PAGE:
What Are the Options for Treating Pain?

Pharmacy TimesSeptember 2019 Pain Management
Volume 85
Issue 9

Pharmacists can help patients by recommending the most effective and safest therapies.

Pain is the main reason Americans access the health care system, according to the National Institutes of Health.1 Pharmacists, as the most accessible health care providers,2 should know about and recommend the most effective pain management.

Opioids are often prescribers’ go-to for pain management. Originally extracted from the poppy plant, opioids are known as powerful painkillers.3 But scientific evidence proves otherwise, according to the National Safety Council and a Cochrane review. Opioids relieve mild to moderate pain but have been proven less effective than OTC ibuprofen for most types of pain, with the exception of cancer, discussed below.3

The issues clinicians see with opioids are their adverse effects (AEs), including addiction, confusion, constipation, dependence, dry mouth, drowsiness, nausea, tolerance, and vomiting.4 But research indicates that opioids are more effective for psychotherapeutic effects, such as anxiety and depression, than for pain.5

Pharmacists’ recommendations for pain management should be both effective and safe, which describes OTC medications, including acetaminophen and nonsteroidal anti-inflammatory drugs (NSAIDs). Common NSAID classes include acetic acids (diclofenac, indomethacin, and ketorolac), COX-2 inhibitors (celecoxib), propionic acids (ibuprofen, ketoprofen, and naproxen), and salicylates (aspirin).3 Study results show that the combination of acetaminophen and ibuprofen is more effective in treating pain’s associated emotional distress than opioids.3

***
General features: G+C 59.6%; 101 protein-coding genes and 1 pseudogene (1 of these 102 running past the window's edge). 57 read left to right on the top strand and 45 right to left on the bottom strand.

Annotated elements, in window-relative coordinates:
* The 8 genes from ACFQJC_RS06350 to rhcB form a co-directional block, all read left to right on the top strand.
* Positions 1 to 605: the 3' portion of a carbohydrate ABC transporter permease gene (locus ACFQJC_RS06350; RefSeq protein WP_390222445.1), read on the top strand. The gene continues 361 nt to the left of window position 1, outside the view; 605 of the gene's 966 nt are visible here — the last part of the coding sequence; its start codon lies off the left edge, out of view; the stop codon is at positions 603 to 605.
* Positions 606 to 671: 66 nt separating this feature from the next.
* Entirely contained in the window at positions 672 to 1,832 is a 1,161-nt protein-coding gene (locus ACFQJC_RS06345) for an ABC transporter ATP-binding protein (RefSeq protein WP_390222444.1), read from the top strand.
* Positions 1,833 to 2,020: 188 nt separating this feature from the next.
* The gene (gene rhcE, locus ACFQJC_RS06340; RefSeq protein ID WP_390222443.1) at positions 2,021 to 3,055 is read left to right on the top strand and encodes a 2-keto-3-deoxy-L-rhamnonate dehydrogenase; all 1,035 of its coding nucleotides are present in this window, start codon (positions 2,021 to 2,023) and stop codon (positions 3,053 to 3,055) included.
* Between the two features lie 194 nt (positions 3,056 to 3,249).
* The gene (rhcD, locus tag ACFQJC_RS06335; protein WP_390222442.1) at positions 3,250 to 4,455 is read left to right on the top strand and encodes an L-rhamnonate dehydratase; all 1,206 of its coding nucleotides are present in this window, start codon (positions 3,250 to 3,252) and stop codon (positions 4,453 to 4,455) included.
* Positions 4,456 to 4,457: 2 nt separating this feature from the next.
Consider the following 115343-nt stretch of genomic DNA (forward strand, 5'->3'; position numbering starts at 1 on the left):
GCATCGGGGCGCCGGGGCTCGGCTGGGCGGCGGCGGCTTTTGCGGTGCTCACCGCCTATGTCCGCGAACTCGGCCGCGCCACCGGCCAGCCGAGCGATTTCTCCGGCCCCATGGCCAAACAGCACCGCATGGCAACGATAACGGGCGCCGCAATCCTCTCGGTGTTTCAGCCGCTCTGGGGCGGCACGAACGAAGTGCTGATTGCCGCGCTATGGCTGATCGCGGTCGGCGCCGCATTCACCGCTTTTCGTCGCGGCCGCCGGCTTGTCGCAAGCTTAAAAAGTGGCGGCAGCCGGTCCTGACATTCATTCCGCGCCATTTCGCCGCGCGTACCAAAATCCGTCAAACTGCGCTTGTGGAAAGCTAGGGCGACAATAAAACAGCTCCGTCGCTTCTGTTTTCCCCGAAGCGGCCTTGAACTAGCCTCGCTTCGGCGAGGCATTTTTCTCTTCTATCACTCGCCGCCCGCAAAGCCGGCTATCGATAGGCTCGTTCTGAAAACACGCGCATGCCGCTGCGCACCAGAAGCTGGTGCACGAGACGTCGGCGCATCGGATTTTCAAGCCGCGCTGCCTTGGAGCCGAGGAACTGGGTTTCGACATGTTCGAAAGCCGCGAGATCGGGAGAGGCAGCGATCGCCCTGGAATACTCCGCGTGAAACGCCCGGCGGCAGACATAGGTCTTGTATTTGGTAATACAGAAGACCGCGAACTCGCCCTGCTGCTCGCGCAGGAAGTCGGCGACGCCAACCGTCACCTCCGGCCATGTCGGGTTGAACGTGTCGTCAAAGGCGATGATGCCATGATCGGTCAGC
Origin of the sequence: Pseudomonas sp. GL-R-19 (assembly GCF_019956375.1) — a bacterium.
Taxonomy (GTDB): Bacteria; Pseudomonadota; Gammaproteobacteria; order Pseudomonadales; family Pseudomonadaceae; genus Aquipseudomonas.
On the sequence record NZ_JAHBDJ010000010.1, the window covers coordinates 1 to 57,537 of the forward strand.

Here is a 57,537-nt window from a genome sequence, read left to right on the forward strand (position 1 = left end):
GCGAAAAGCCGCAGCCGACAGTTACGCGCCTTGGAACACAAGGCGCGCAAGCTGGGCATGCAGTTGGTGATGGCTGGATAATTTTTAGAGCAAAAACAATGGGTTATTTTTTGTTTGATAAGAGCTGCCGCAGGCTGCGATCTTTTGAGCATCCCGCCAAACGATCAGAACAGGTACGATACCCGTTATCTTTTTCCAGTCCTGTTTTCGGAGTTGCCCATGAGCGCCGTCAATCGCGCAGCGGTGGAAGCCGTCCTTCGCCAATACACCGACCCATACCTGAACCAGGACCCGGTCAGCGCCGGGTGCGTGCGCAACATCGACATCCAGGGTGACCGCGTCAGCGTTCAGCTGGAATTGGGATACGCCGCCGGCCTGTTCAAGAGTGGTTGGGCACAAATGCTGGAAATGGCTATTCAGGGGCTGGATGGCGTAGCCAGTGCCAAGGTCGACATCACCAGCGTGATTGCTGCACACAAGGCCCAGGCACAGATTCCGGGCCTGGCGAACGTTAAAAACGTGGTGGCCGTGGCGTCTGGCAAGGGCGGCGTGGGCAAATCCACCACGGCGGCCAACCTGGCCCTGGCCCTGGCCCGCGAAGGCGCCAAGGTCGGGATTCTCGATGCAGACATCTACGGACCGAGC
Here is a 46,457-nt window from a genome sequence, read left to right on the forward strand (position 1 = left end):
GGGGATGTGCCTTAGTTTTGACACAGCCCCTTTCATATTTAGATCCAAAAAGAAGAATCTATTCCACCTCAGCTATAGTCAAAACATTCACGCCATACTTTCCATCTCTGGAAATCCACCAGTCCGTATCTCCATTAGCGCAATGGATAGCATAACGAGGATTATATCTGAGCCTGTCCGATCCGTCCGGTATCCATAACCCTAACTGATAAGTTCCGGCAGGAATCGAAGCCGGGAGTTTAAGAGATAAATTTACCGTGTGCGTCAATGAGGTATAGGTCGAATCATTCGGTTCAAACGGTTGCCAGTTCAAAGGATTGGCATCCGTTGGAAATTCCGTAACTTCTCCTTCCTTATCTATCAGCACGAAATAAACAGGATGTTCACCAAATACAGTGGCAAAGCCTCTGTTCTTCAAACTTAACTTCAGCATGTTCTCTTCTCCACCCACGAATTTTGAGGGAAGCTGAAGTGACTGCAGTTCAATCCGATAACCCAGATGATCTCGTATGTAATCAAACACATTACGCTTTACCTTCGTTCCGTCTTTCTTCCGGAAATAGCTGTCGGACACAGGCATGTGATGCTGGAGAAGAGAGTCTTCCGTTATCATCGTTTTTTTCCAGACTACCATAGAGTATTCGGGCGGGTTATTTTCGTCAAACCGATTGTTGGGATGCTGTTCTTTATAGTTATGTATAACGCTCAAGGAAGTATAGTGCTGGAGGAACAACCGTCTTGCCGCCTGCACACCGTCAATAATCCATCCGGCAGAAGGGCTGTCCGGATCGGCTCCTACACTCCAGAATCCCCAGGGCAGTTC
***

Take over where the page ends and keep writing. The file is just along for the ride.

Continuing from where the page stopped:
Safety is always a concern. NSAIDs’ common AEs include gastrointestinal (GI) irritation, GI ulcers, and negative effects on renal function.3 Because it is neither an NSAID nor an opioid, acetaminophen avoids many AEs. However, it does carry a risk of liver toxicity.

To prove efficacy scientifically, many researchers have evaluated the number needed to treat (NNT), comparing several analgesics (table 1).6-8 NNT is the number of people who must be treated with a chosen intervention for 1 person to receive the desired effect.3 For this reason, a lower NNT is desirable, as this would signify a more potent medication.

Selecting the best treatment for each patient can be challenging. To do so accurately, pharmacists must first consider patient-specific issues that may affect medication selection (table 2).3


Pain treatment is fraught with myth and uncertainty (table 3). For back pain, specifically sciatica, researchers found that opioids were ineffective.9 For dental pain, researchers found that the best recommendation is 325 mg of acetaminophen and 200 mg of ibuprofen daily after tooth extraction.10 And for severe pain, researchers found that NSAIDs and opioids were both effective.11


Opioids are found to be beneficial in the short term but are ineffective in the treatment of chronic pain, which is defined as pain lasting longer than 4 months.12

Recommendations for chronic pain include nonpharmacologic and pharmacologic treatment. Nonpharmacologic treatments include acupuncture, cognitive behavioral therapy, exercise therapy, peer support, and weight loss.13 When nonpharmacologic therapy is insufficient to improve pain, consider nonopioid pharmacologic therapies, such as acetaminophen, anticonvulsants, antidepressants, and NSAIDs.11 The general recommendation is, if and when opioids are used, prescribers should also prescribe nonopioids and nonpharmacologic therapy.14